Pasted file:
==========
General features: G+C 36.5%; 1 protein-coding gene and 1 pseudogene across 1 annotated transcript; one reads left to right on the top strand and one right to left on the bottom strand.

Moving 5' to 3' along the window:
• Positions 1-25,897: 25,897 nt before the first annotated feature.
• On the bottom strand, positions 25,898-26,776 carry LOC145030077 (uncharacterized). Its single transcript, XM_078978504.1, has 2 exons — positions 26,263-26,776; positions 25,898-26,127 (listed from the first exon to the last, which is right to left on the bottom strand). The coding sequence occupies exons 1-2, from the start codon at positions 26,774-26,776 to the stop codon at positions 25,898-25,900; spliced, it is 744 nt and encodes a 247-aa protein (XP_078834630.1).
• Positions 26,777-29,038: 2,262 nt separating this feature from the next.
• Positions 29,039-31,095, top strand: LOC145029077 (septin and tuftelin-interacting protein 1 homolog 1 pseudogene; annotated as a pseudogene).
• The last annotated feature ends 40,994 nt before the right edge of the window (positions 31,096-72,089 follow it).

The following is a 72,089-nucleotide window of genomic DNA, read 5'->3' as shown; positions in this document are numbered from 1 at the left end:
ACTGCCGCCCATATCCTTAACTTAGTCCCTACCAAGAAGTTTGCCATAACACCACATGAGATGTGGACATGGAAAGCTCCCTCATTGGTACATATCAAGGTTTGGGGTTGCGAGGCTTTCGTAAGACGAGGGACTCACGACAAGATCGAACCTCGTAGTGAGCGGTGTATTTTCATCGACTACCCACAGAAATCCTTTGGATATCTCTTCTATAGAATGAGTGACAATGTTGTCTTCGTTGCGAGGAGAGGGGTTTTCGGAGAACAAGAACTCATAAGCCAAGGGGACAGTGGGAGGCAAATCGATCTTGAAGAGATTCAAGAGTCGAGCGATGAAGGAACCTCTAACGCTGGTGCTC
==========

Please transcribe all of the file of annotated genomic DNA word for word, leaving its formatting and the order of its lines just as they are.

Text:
General features: G+C 36.5%; 1 protein-coding gene and 1 pseudogene across 1 annotated transcript; one reads left to right on the top strand and one right to left on the bottom strand.

Moving 5' to 3' along the window:
• Positions 1-25,897: 25,897 nt before the first annotated feature.
• On the bottom strand, positions 25,898-26,776 carry LOC145030077 (uncharacterized). Its single transcript, XM_078978504.1, has 2 exons — positions 26,263-26,776; positions 25,898-26,127 (listed from the first exon to the last, which is right to left on the bottom strand). The coding sequence occupies exons 1-2, from the start codon at positions 26,774-26,776 to the stop codon at positions 25,898-25,900; spliced, it is 744 nt and encodes a 247-aa protein (XP_078834630.1).
• Positions 26,777-29,038: 2,262 nt separating this feature from the next.
• Positions 29,039-31,095, top strand: LOC145029077 (septin and tuftelin-interacting protein 1 homolog 1 pseudogene; annotated as a pseudogene).
• The last annotated feature ends 40,994 nt before the right edge of the window (positions 31,096-72,089 follow it).

The following is a 72,089-nucleotide window of genomic DNA, read 5'->3' as shown; positions in this document are numbered from 1 at the left end:
ACTGCCGCCCATATCCTTAACTTAGTCCCTACCAAGAAGTTTGCCATAACACCACATGAGATGTGGACATGGAAAGCTCCCTCATTGGTACATATCAAGGTTTGGGGTTGCGAGGCTTTCGTAAGACGAGGGACTCACGACAAGATCGAACCTCGTAGTGAGCGGTGTATTTTCATCGACTACCCACAGAAATCCTTTGGATATCTCTTCTATAGAATGAGTGACAATGTTGTCTTCGTTGCGAGGAGAGGGGTTTTCGGAGAACAAGAACTCATAAGCCAAGGGGACAGTGGGAGGCAAATCGATCTTGAAGAGATTCAAGAGTCGAGCGATGAAGGAACCTCTAACGCTGGTGCTC